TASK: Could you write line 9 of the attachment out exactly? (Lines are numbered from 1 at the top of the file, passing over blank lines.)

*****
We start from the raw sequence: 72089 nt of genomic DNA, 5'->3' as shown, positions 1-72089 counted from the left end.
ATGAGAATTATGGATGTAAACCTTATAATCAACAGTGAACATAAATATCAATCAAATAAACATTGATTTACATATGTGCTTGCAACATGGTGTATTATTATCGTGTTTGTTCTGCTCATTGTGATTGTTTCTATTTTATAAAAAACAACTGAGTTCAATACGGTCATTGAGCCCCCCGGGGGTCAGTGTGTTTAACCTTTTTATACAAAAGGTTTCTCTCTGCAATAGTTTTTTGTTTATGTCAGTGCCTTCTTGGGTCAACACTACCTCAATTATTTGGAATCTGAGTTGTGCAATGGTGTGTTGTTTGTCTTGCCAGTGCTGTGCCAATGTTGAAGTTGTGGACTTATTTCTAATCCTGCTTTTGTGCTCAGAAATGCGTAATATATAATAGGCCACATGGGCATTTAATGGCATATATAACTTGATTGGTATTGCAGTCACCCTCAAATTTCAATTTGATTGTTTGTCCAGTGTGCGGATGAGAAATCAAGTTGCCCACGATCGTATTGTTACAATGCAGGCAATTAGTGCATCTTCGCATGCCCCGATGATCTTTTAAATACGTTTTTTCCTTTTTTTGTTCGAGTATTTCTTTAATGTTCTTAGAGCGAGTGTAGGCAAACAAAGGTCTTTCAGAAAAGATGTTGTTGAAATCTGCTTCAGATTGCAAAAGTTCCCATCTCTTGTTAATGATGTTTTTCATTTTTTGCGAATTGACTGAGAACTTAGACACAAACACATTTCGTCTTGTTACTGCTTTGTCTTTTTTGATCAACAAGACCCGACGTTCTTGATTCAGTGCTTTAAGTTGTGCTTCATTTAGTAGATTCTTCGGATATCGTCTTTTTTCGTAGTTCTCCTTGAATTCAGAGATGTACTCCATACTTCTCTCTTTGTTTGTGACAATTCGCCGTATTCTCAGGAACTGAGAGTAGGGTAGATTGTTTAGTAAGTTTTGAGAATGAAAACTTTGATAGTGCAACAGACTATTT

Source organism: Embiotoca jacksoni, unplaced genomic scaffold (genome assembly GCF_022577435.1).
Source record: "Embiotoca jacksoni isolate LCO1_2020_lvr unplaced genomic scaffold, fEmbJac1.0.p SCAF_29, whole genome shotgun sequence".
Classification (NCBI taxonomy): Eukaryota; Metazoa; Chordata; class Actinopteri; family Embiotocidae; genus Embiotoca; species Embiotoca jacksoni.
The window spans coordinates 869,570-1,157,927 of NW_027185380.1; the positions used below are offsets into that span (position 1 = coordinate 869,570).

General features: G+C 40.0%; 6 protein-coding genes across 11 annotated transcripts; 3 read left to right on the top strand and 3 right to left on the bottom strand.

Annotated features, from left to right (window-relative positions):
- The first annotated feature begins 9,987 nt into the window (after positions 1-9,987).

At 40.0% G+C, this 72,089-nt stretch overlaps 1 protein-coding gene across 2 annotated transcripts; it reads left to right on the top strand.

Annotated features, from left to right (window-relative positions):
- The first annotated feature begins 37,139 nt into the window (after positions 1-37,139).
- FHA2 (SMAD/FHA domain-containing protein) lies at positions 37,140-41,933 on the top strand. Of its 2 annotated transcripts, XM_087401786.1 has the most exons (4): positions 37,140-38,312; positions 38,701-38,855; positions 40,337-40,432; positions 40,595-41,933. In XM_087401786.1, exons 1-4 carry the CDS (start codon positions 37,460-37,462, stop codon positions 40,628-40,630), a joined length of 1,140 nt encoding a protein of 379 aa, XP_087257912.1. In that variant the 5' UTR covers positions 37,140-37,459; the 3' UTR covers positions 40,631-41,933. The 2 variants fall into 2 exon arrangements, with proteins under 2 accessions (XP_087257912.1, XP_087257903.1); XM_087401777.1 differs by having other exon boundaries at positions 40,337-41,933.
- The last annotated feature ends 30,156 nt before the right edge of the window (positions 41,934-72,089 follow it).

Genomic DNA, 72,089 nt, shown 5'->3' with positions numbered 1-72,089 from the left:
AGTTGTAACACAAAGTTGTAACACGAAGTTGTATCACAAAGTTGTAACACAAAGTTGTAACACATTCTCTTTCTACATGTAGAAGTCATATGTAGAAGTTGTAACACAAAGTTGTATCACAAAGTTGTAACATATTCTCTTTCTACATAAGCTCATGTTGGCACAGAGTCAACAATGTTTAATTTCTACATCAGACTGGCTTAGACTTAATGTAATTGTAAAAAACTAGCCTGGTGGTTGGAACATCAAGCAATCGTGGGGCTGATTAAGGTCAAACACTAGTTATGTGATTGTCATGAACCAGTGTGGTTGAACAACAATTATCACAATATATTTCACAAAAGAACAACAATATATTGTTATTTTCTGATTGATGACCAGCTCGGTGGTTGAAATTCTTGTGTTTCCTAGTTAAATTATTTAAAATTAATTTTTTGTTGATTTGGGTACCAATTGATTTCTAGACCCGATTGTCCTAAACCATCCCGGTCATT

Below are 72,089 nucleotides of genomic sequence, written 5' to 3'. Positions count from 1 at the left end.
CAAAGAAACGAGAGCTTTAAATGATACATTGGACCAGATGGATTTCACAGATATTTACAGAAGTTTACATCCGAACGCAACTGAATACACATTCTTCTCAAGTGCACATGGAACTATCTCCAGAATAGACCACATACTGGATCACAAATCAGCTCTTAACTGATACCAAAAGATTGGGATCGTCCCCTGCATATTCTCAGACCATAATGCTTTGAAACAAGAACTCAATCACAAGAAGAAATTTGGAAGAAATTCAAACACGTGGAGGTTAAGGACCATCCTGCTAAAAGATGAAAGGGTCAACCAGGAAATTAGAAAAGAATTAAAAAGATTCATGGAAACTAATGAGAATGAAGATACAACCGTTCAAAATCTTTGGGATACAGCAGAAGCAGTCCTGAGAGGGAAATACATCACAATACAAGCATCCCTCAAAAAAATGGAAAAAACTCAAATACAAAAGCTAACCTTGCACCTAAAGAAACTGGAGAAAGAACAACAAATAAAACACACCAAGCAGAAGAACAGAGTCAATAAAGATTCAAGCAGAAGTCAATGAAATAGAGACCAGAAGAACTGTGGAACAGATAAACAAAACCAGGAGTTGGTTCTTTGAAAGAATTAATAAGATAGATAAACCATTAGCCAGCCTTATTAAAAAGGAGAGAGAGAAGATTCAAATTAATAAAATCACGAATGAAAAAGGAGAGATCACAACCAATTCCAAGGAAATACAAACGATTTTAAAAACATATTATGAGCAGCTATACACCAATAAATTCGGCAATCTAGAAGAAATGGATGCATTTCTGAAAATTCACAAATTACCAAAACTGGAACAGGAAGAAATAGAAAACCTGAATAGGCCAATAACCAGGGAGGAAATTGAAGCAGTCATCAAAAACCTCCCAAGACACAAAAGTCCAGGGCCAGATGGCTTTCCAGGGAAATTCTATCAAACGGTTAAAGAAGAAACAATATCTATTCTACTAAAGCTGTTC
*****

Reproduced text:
- The first annotated feature begins 9,987 nt into the window (after positions 1-9,987).